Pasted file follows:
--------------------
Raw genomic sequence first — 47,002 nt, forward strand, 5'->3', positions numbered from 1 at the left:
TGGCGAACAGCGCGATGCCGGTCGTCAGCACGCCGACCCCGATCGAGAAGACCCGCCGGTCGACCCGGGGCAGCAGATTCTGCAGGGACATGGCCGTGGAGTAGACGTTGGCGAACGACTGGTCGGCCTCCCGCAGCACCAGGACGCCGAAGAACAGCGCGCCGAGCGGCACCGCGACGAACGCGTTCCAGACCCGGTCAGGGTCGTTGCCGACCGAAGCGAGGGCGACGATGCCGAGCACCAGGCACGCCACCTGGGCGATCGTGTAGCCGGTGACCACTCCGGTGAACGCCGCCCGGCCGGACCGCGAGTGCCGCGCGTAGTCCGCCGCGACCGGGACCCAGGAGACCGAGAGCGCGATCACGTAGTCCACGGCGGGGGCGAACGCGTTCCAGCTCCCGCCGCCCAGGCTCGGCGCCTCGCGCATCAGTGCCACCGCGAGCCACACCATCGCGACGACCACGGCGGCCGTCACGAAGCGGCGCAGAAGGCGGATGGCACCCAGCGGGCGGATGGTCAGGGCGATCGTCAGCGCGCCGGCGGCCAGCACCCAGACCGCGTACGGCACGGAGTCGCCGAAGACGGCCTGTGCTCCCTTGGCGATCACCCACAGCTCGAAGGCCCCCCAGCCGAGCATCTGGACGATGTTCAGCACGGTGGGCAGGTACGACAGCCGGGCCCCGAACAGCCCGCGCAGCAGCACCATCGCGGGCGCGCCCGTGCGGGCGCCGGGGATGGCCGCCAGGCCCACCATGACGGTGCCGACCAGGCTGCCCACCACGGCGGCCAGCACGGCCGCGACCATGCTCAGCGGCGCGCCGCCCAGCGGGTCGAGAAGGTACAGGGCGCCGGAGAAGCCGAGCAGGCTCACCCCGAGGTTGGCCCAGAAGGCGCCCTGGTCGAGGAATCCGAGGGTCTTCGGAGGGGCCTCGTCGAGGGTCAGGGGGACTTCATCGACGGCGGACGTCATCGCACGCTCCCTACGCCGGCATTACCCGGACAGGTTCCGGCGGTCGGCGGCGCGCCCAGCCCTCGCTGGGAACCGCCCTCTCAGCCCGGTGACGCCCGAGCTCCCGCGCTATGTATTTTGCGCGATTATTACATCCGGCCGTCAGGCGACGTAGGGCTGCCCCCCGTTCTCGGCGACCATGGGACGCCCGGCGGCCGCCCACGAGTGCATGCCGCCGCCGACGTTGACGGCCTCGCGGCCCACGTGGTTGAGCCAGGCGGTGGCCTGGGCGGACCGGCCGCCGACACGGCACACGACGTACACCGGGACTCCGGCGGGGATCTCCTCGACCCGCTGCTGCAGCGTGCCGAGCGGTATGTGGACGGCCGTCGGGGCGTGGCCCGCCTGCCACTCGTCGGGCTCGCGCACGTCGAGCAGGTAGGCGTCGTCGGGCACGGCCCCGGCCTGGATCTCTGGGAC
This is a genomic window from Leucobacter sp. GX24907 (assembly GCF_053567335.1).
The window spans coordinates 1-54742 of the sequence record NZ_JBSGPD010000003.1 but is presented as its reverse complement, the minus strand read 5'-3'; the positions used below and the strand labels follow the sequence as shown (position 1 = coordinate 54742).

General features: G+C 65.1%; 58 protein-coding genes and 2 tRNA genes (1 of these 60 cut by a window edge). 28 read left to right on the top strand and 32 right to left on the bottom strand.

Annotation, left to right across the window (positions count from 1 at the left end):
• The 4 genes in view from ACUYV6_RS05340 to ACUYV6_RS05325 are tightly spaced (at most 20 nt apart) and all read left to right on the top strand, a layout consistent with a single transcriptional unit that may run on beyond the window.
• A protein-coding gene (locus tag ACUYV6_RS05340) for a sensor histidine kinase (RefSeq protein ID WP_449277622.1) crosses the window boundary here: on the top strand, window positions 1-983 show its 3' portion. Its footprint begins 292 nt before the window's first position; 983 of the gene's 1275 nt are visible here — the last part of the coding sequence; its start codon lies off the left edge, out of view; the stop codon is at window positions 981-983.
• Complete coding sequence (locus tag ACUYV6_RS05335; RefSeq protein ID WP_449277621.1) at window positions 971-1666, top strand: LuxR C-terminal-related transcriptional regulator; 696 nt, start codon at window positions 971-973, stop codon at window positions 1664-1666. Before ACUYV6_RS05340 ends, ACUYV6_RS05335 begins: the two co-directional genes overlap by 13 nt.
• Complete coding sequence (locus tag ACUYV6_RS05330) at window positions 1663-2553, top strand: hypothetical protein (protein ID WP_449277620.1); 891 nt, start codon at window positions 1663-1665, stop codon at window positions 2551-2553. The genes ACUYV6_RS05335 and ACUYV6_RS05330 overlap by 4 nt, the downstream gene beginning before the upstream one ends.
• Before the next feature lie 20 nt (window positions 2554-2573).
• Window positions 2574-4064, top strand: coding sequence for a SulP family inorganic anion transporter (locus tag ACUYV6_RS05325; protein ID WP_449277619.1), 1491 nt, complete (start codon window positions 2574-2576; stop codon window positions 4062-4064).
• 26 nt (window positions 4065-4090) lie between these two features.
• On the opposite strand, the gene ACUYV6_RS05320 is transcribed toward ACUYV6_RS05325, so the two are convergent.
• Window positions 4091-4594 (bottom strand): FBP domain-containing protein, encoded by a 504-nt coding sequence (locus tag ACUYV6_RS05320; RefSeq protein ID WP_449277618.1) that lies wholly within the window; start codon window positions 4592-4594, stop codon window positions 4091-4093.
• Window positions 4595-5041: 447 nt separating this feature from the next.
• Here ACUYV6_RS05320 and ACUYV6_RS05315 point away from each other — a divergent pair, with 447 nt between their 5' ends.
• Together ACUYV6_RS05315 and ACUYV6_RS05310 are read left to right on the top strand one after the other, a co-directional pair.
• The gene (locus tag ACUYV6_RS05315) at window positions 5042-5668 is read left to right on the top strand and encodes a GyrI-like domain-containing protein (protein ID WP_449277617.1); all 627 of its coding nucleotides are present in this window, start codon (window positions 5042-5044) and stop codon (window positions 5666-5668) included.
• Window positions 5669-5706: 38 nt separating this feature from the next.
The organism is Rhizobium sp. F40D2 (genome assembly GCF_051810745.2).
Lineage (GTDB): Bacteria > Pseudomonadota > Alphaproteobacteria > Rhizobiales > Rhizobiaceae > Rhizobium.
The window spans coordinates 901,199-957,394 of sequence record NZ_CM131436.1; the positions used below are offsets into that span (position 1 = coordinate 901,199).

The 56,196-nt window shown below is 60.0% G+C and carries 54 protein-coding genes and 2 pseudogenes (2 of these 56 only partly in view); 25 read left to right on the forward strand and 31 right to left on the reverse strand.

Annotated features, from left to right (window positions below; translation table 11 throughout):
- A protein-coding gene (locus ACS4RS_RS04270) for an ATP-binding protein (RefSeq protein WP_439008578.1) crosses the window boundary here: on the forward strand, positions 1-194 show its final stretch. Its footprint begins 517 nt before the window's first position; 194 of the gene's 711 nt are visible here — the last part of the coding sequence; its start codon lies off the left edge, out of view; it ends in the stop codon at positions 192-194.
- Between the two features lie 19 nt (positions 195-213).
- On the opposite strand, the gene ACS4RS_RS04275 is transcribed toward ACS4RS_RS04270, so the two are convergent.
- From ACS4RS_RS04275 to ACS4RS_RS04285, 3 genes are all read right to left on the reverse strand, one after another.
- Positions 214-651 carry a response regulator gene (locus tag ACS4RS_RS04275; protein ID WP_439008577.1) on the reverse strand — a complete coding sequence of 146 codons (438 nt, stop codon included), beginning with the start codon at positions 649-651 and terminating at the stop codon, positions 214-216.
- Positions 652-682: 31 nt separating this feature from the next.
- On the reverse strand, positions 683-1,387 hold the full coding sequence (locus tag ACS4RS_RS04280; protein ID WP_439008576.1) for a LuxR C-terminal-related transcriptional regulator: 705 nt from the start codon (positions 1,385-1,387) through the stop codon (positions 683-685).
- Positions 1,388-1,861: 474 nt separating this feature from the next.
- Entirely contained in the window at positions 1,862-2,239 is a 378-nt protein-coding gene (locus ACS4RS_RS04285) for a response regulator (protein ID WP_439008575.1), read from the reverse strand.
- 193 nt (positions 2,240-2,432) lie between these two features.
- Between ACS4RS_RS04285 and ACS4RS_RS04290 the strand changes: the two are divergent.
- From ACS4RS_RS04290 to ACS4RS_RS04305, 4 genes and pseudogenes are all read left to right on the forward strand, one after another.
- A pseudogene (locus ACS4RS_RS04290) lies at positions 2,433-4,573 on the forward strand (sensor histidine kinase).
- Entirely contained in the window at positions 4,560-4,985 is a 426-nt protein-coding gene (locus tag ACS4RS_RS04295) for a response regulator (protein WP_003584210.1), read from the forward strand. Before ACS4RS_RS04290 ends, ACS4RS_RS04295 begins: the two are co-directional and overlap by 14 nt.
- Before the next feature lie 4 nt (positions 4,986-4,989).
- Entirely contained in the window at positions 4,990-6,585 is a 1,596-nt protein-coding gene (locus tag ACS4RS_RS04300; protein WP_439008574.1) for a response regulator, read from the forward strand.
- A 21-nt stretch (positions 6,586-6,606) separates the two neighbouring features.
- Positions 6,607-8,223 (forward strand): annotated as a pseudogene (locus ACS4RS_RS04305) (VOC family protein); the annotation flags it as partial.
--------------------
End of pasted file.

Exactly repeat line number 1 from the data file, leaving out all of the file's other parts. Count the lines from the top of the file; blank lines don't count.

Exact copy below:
Raw genomic sequence first — 47,002 nt, forward strand, 5'->3', positions numbered from 1 at the left: